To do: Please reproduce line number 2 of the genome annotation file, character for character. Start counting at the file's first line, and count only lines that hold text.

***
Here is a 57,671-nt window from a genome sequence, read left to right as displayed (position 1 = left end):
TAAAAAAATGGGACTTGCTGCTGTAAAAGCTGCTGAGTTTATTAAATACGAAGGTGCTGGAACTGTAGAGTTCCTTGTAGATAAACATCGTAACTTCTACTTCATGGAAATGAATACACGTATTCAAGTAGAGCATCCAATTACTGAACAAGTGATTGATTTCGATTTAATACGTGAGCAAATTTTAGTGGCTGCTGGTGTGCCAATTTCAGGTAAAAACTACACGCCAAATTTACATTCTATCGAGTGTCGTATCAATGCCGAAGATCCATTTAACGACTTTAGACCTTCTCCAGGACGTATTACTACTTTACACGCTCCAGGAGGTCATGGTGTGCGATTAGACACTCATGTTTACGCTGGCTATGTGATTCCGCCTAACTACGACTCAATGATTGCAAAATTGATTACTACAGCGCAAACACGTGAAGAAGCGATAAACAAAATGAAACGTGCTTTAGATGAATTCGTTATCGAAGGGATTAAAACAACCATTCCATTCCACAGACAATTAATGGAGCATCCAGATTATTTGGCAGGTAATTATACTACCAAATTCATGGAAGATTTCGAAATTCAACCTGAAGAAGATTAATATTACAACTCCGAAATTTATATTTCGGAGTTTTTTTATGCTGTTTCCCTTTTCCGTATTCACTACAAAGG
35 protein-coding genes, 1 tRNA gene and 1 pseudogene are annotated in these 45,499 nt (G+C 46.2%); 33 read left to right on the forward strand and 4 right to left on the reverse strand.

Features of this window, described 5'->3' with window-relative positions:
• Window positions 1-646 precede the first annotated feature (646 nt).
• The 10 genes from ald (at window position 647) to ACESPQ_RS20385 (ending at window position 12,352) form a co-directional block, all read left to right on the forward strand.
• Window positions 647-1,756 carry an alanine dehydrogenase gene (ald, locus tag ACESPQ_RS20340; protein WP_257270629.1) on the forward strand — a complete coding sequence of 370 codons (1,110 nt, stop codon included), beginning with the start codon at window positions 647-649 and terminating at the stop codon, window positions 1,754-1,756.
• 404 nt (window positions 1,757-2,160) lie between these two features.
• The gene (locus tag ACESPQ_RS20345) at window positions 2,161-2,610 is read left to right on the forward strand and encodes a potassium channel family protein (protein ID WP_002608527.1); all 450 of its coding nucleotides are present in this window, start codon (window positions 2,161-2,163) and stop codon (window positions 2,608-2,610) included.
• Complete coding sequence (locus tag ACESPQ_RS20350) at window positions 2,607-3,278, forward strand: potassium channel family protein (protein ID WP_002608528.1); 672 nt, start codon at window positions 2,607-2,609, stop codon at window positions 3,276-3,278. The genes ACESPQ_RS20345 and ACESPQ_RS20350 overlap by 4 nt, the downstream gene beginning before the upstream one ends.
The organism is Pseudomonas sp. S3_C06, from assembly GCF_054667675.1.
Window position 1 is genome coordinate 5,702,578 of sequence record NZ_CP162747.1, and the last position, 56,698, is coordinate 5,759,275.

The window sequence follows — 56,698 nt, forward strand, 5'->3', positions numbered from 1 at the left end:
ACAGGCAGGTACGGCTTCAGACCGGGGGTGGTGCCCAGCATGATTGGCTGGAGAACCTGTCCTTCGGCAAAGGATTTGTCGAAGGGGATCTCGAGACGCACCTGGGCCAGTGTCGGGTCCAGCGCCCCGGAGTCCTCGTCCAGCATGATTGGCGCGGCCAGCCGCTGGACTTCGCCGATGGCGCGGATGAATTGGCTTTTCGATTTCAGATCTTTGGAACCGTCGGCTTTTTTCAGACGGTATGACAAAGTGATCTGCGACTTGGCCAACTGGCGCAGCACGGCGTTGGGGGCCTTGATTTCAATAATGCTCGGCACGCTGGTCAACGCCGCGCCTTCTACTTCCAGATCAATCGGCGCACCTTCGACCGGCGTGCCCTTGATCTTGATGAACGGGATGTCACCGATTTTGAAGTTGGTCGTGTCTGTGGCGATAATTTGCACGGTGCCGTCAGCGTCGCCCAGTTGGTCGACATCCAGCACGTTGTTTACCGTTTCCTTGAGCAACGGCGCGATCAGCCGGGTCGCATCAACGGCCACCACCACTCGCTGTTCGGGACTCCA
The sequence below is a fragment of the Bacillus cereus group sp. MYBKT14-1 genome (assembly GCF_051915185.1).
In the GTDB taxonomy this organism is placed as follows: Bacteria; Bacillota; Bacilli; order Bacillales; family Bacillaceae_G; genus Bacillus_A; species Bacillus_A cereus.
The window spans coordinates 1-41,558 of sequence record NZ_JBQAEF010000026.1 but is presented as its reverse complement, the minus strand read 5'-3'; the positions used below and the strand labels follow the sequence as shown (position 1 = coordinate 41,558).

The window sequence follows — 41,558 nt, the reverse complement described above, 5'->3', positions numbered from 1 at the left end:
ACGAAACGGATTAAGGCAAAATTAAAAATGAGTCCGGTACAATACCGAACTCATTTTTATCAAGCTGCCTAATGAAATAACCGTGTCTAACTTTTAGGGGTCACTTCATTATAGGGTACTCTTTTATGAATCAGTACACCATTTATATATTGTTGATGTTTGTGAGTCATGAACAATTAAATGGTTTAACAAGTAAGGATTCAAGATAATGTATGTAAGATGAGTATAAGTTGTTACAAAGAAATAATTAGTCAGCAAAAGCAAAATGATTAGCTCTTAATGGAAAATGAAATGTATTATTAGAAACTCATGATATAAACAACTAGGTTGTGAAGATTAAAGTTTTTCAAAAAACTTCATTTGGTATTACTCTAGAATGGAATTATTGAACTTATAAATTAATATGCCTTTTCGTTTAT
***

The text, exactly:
TAAAAAAATGGGACTTGCTGCTGTAAAAGCTGCTGAGTTTATTAAATACGAAGGTGCTGGAACTGTAGAGTTCCTTGTAGATAAACATCGTAACTTCTACTTCATGGAAATGAATACACGTATTCAAGTAGAGCATCCAATTACTGAACAAGTGATTGATTTCGATTTAATACGTGAGCAAATTTTAGTGGCTGCTGGTGTGCCAATTTCAGGTAAAAACTACACGCCAAATTTACATTCTATCGAGTGTCGTATCAATGCCGAAGATCCATTTAACGACTTTAGACCTTCTCCAGGACGTATTACTACTTTACACGCTCCAGGAGGTCATGGTGTGCGATTAGACACTCATGTTTACGCTGGCTATGTGATTCCGCCTAACTACGACTCAATGATTGCAAAATTGATTACTACAGCGCAAACACGTGAAGAAGCGATAAACAAAATGAAACGTGCTTTAGATGAATTCGTTATCGAAGGGATTAAAACAACCATTCCATTCCACAGACAATTAATGGAGCATCCAGATTATTTGGCAGGTAATTATACTACCAAATTCATGGAAGATTTCGAAATTCAACCTGAAGAAGATTAATATTACAACTCCGAAATTTATATTTCGGAGTTTTTTTATGCTGTTTCCCTTTTCCGTATTCACTACAAAGG